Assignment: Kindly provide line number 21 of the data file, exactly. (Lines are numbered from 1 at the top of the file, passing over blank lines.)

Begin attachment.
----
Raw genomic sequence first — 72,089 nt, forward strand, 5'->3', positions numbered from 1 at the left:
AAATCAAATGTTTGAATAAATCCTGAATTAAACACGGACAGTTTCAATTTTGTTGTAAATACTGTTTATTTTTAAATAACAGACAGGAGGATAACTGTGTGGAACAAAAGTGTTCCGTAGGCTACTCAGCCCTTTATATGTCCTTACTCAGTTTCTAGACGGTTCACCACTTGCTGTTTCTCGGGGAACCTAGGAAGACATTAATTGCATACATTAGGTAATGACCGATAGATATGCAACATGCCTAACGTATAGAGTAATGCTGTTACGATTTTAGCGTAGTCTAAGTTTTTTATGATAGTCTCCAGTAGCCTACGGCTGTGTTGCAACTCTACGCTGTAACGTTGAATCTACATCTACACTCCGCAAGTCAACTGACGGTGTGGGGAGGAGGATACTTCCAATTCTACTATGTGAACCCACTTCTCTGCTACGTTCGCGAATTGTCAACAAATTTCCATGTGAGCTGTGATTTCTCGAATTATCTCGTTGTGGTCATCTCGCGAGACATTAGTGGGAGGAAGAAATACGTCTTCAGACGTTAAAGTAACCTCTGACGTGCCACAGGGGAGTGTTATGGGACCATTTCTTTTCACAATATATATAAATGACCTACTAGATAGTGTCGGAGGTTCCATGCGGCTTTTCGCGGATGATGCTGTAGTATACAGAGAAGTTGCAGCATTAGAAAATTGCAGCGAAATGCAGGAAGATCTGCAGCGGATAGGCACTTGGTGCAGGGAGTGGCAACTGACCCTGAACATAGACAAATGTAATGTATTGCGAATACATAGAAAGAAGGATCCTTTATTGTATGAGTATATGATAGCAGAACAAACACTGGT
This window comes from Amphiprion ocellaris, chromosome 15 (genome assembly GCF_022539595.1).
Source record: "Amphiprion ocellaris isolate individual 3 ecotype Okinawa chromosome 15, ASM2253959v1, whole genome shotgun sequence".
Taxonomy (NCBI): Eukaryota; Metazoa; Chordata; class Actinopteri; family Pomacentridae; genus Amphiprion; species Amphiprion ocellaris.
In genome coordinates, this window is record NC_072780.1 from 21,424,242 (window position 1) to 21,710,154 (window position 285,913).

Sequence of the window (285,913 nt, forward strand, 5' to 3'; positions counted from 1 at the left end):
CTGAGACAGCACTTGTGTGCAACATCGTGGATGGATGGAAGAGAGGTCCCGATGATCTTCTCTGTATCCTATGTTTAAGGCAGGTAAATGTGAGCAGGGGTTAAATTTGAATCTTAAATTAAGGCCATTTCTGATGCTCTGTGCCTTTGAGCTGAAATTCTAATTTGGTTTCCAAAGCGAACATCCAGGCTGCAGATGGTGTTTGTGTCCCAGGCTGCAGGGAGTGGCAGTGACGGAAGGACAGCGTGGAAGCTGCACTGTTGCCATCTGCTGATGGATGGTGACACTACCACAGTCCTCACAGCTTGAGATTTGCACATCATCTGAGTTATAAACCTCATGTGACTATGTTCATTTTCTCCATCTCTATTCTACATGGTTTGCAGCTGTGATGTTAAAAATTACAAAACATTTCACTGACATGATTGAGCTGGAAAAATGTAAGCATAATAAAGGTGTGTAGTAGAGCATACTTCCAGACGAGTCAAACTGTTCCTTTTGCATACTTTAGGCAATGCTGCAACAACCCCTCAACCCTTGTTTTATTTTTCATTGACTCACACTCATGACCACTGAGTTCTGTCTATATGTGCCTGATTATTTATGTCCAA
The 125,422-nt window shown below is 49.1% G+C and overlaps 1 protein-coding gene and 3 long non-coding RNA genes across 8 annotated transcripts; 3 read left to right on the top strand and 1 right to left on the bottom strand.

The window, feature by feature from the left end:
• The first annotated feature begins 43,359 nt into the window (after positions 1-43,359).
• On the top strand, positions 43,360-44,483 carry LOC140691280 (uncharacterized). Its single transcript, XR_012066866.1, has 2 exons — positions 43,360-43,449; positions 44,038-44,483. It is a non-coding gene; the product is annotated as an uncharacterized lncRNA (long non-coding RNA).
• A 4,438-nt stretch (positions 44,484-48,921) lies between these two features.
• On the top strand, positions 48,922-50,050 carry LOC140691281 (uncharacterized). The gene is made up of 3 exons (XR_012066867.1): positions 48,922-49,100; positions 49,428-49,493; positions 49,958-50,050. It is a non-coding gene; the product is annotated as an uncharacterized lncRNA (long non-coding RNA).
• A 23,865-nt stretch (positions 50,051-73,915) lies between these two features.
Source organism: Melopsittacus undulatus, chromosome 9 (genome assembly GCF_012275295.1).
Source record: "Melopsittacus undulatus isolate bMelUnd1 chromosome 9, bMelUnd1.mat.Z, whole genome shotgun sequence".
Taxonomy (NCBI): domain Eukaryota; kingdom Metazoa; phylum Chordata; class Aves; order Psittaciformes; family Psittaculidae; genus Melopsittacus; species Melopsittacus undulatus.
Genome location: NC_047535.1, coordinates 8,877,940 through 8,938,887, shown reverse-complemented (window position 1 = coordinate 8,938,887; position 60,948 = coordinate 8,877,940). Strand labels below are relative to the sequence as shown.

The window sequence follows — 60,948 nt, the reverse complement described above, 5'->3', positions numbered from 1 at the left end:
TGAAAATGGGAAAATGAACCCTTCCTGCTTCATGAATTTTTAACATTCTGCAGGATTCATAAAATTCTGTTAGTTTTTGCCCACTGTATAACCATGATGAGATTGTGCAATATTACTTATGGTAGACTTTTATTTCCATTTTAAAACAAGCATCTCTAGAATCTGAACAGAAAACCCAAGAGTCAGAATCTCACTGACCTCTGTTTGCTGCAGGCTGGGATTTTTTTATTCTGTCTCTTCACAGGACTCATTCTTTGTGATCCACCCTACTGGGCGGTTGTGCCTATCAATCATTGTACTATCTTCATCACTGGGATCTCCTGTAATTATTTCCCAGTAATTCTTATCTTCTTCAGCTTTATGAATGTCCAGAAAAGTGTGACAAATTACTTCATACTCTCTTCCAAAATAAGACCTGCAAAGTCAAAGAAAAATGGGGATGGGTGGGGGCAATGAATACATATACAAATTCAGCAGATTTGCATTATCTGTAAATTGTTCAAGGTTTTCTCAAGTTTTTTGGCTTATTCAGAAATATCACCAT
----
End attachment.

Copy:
TGAAAATGGGAAAATGAACCCTTCCTGCTTCATGAATTTTTAACATTCTGCAGGATTCATAAAATTCTGTTAGTTTTTGCCCACTGTATAACCATGATGAGATTGTGCAATATTACTTATGGTAGACTTTTATTTCCATTTTAAAACAAGCATCTCTAGAATCTGAACAGAAAACCCAAGAGTCAGAATCTCACTGACCTCTGTTTGCTGCAGGCTGGGATTTTTTTATTCTGTCTCTTCACAGGACTCATTCTTTGTGATCCACCCTACTGGGCGGTTGTGCCTATCAATCATTGTACTATCTTCATCACTGGGATCTCCTGTAATTATTTCCCAGTAATTCTTATCTTCTTCAGCTTTATGAATGTCCAGAAAAGTGTGACAAATTACTTCATACTCTCTTCCAAAATAAGACCTGCAAAGTCAAAGAAAAATGGGGATGGGTGGGGGCAATGAATACATATACAAATTCAGCAGATTTGCATTATCTGTAAATTGTTCAAGGTTTTCTCAAGTTTTTTGGCTTATTCAGAAATATCACCAT